Pope says Church must face truth of cruelty to children

The Tablet [Market Harborough, England]

September 19, 2021

By Ruth Gledhill

Pope Francis has called on the Catholic Church to “listen to the call” of the victims of clerical sex abuse.

In a video message to an international conference on safeguarding and the Church, that begins in Warsaw, Poland today, Pope Francis says that care for children should not be sidelined in favour of managing the Church’s reputation. 

“Only by facing the truth of these cruel behaviours and humbly seeking the forgiveness of the victims and survivors, will the Church be able to find its way to be once again confidently considered a place of welcome and safety for those in need,” the Pope says. “Our expressions of contrition must be converted into a concrete path of reform, both to prevent further abuse and to guarantee others the confidence that our efforts will lead to real and reliable change.”

Recognising mistakes and failures can “make us feel vulnerable and fragile, for sure’, he concedes. “But it can also be a time of splendid grace, a time of emptying, which opens up new horizons of love and mutual service. If we recognise our mistakes, we will have nothing to fear, because it will be the Lord himself who will have led us to that point.”

The international conference on the protection of vulnerable children and adults for the Churches of Central and Eastern Europe, organised by the Vatican’s Pontifical Commission for the Protection of Minors and the Polish Bishops’ Conference, continues until 22 September. Its theme is: Our Common Mission of Safeguarding God’s Children. Those taking part include representatives of bishops’ conferences, religious orders and lay professionals from 20 countries.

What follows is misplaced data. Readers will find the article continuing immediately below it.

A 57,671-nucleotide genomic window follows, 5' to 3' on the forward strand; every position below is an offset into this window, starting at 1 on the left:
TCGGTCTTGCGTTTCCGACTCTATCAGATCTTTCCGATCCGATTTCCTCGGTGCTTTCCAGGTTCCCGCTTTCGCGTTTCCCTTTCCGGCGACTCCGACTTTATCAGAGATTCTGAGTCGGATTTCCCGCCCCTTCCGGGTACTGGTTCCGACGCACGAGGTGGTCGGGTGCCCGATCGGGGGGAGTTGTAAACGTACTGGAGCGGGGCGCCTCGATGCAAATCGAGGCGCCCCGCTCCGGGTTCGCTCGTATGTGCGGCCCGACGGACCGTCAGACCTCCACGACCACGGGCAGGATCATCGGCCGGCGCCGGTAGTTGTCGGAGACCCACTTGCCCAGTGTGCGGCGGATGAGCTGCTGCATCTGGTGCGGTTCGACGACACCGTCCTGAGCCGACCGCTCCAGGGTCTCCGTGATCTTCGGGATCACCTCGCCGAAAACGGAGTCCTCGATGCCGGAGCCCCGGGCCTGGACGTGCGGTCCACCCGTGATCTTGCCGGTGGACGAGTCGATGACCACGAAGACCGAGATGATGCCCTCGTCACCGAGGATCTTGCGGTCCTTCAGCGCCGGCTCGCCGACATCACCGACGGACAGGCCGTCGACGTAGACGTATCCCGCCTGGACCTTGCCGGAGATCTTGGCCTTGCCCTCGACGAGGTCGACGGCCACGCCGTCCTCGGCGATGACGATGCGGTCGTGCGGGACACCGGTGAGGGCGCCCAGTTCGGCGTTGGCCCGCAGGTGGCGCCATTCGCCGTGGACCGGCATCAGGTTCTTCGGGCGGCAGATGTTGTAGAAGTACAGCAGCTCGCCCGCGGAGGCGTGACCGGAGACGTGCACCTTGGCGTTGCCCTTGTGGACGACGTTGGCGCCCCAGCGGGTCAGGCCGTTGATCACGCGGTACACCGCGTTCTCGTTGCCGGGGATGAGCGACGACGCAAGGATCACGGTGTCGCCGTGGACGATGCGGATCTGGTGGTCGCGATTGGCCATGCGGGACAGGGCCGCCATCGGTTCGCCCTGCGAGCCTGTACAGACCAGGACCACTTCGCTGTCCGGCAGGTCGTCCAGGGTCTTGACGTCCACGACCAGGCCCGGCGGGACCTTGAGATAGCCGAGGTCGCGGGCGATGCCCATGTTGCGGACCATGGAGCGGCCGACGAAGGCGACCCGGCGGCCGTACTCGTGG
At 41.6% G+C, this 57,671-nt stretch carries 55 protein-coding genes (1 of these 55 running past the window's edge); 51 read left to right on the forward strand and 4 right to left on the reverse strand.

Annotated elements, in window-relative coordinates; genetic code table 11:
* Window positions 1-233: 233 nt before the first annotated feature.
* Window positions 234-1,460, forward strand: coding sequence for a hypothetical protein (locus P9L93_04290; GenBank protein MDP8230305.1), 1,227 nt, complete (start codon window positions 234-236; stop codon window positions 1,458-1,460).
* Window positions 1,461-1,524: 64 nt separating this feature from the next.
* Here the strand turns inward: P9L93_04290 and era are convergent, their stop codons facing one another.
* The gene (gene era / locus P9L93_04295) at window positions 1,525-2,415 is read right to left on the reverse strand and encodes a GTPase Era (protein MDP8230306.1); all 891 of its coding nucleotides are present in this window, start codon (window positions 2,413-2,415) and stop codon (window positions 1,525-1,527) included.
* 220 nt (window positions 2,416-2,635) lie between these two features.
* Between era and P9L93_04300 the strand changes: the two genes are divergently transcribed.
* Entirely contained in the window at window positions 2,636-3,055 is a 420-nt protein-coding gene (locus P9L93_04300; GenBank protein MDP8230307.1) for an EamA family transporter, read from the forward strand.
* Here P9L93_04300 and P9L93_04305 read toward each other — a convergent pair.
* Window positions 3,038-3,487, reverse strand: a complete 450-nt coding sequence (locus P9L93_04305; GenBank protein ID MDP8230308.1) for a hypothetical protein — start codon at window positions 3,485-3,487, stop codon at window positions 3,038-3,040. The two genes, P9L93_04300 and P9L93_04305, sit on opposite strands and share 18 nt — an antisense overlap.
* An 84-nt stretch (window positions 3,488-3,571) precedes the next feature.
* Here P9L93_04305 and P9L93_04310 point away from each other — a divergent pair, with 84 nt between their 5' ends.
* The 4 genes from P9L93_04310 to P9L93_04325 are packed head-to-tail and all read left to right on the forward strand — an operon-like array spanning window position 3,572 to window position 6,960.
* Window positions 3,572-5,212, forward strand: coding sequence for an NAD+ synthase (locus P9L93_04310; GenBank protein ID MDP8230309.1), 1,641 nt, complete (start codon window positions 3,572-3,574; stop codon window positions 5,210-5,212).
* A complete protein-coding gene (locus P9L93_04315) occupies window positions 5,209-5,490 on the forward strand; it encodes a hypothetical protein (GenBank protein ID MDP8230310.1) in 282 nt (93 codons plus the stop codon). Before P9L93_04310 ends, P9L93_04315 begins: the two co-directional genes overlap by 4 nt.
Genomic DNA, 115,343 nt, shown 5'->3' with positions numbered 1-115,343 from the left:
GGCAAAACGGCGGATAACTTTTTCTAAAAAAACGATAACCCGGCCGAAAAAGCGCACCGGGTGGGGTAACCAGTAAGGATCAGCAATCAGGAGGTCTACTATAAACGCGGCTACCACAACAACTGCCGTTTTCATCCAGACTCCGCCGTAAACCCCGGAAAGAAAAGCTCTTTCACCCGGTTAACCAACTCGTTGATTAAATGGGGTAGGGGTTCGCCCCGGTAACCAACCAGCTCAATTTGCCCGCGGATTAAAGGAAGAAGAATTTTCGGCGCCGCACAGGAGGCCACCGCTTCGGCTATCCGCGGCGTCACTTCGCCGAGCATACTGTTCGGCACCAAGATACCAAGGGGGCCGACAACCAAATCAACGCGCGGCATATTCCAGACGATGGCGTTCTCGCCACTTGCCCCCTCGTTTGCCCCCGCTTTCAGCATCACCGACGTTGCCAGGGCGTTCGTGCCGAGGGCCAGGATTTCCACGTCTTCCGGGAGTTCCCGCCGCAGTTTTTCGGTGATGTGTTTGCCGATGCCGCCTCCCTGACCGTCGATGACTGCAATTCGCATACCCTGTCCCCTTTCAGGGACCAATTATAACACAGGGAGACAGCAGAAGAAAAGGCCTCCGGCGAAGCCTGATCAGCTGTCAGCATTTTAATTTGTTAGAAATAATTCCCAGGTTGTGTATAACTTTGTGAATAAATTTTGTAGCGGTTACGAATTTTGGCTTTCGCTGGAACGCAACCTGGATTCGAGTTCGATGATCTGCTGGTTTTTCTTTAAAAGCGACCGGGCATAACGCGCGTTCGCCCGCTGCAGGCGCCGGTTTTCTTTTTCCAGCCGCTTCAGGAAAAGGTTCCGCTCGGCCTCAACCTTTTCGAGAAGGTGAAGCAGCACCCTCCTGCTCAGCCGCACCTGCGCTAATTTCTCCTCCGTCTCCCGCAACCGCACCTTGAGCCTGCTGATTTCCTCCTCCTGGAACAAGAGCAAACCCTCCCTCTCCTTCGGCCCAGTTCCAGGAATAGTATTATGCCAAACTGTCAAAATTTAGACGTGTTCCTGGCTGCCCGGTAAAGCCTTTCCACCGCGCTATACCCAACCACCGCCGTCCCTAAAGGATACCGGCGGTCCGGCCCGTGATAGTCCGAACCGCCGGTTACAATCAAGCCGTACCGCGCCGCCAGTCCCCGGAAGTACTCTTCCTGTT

Pope Francis refers to the “very serious upheaval” the Church is facing as a result of “the crisis of child sexual abuse by Church members”.

In few places has this been more seriously witnessed than in Poland itself, where as Derek Scally reported recently in The Tablet, the Church has fallen hard from the triumphalism of Pope John Paul II’s visit in 1979 to shame and disgrace as more details of sexual abuse and cover up emerge. Scally reported that a 2020 study of church records going back to 1950 indicates that almost 400 Catholic priests had sexually abused more than 600 children. In a report released in June, the Church revealed that 368 allegations of clerical abuse had been reported to bishops in the previous two-and-a-half years; 292 priests and Religious were alleged to have abused over 300 boys and girls between 1958 and 2020. In July a state commission on paedophilia found that, of the 345 cases of paedophile assaults on children reported to the police in the last three years, priests or Religious made up almost a third of abusers or accessories.

Pope Francis, in his video message to the conference in Warsaw, refers to his address to the leaders of the Bishops’ Conferences of the world in Rome in February 2019, when he expressed his encouragement to ensure that the welfare of the victims was not sidelined in favour of a misunderstood concern for the reputation of the Church as an institution.  

He says in his video message: “I encourage you to listen to the call of the victims and to commit yourselves, with one another and with society in the broader sense, in these important discussions as they truly touch the future of the Church in Central and Eastern Europe.”